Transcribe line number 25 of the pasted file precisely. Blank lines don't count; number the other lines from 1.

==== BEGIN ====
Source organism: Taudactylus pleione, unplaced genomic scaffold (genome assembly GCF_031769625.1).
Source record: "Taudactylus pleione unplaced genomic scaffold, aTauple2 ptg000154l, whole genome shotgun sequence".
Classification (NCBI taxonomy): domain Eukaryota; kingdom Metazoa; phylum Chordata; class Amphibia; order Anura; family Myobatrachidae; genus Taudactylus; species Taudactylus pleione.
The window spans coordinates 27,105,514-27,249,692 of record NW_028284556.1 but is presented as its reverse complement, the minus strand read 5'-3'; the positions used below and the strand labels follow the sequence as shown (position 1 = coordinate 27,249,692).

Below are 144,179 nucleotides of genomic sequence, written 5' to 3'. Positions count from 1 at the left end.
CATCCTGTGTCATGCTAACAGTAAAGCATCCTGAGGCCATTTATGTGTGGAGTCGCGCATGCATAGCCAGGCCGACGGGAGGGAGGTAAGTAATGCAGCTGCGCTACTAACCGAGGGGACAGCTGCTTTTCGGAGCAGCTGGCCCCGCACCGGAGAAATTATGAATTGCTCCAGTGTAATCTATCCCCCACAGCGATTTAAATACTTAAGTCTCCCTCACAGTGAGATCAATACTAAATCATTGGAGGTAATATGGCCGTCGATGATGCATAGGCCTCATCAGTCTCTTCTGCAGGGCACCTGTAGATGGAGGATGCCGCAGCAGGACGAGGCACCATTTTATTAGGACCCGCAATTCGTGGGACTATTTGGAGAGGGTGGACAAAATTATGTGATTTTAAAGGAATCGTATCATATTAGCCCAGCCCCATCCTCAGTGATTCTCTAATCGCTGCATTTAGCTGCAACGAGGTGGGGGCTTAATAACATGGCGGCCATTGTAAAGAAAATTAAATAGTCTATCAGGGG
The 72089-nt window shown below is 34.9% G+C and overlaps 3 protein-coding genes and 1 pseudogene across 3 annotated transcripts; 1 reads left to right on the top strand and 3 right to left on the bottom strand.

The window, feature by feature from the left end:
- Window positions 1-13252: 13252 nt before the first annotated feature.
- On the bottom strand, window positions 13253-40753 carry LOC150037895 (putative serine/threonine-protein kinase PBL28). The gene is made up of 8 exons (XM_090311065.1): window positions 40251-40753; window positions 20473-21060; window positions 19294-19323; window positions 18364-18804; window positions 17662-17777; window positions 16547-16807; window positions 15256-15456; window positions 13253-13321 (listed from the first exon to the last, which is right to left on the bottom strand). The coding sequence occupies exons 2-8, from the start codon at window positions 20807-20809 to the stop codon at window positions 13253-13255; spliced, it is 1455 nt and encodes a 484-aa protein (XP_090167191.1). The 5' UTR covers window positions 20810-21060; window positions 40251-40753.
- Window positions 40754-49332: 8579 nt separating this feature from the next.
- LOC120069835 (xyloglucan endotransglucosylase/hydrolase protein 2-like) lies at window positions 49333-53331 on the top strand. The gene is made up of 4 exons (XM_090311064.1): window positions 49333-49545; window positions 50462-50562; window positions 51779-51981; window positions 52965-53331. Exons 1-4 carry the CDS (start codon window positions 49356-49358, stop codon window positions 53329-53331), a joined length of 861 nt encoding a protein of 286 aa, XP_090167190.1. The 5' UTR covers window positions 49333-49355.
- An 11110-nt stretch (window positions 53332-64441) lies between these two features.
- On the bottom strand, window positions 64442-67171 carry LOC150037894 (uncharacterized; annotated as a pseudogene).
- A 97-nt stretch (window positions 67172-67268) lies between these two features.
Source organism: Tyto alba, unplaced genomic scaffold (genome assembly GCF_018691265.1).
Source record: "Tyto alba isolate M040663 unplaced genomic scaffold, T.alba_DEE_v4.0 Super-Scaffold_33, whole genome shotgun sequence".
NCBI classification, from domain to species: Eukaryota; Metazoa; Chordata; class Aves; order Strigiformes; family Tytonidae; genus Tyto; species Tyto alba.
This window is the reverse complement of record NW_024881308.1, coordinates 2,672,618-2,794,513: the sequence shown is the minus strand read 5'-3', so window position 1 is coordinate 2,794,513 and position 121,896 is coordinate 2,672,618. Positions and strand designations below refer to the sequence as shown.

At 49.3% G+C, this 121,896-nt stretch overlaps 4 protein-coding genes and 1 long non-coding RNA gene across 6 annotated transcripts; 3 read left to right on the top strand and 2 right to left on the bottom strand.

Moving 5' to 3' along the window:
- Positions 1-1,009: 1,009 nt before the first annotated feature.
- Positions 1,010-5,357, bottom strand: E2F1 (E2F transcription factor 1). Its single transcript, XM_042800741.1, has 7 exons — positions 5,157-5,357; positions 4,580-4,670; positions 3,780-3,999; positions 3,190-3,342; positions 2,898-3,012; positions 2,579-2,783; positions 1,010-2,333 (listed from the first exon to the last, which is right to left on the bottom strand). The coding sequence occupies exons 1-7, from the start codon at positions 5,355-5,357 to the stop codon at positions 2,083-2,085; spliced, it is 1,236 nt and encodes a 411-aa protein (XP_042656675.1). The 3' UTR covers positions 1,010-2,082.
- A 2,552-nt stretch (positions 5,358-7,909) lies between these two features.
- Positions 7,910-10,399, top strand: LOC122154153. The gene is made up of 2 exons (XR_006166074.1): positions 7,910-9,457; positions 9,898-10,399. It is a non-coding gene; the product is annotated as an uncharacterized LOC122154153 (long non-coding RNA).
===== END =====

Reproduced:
- Positions 7,910-10,399, top strand: LOC122154153. The gene is made up of 2 exons (XR_006166074.1): positions 7,910-9,457; positions 9,898-10,399. It is a non-coding gene; the product is annotated as an uncharacterized LOC122154153 (long non-coding RNA).